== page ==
151 years ago, the United States experienced its most significant marine casualty in terms of lives lost.
Sultana was a Mississippi River side-wheel steamboat that exploded on April 27, 1865 in the greatest maritime disaster in United States history.
An estimated 1,800 of her 2,427 passengers died when three of the boat’s four boilers exploded and she burned to the waterline and sank near Memphis.
This disaster has long since, past and present, been overshadowed in the press by other recent events. John Wilkes Booth, President Lincoln’s assassin, was killed the day before.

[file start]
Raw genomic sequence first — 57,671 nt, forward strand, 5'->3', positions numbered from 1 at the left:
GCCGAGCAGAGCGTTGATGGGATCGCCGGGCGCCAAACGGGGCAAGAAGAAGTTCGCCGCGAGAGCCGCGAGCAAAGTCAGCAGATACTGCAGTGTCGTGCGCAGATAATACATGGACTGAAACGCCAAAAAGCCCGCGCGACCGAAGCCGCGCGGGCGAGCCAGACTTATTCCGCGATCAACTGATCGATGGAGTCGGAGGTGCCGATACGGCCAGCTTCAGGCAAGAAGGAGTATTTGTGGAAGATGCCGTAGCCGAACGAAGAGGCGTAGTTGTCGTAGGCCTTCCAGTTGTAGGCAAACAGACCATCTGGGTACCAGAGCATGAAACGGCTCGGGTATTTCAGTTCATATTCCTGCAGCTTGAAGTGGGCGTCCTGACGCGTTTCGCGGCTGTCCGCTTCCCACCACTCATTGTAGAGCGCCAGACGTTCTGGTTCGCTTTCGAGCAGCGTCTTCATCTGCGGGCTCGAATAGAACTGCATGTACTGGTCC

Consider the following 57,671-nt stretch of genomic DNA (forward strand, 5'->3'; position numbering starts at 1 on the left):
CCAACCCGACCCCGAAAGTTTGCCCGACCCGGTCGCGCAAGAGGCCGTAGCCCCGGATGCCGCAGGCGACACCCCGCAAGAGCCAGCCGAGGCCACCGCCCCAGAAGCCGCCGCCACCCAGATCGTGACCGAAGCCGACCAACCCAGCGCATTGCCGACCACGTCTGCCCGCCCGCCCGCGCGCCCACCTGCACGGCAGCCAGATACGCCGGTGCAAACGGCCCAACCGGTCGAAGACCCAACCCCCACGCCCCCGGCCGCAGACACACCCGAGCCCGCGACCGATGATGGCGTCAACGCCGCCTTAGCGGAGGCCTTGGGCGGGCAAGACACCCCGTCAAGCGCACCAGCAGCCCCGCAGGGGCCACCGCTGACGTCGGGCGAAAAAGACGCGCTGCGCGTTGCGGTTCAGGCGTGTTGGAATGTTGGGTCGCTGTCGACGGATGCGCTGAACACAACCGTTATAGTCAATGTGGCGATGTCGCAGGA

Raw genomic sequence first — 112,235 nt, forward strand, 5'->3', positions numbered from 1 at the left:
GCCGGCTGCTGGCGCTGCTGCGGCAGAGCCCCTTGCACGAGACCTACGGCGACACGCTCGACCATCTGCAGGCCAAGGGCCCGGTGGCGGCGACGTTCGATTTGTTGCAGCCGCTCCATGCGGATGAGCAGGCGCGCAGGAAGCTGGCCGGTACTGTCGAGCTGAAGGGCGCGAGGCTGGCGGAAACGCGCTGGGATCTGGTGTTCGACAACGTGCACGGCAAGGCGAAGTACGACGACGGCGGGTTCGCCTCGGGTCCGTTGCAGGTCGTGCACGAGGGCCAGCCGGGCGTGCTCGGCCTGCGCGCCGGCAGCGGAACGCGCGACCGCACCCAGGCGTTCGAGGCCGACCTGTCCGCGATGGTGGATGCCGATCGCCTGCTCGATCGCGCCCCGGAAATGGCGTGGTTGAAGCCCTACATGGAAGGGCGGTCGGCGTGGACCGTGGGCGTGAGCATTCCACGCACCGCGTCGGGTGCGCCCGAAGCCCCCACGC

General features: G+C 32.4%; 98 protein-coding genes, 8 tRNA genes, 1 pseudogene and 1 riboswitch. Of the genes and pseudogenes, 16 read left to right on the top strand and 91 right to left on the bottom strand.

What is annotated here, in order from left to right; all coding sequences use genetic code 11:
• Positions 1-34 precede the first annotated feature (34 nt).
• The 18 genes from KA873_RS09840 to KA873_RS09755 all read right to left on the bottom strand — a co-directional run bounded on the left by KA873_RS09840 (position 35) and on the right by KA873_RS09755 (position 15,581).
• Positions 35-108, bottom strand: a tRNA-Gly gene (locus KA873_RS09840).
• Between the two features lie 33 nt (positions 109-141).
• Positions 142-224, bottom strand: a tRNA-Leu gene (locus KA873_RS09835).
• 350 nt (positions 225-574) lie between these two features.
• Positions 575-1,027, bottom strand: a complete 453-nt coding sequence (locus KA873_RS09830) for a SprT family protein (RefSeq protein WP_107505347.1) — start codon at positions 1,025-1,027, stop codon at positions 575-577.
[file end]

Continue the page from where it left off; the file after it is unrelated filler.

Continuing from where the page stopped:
The wooden steamboat was constructed in 1863 by the John Litherbury Boatyard in Cincinnati, and intended for the lower Mississippi cotton trade.
Registering 1,719 tons, the steamer normally carried a crew of 85. For two years, she ran a regular route between St. Louis and New Orleans, frequently commissioned to carry troops.
As a result of this tragedy, inspection standards for steamships were strengthened.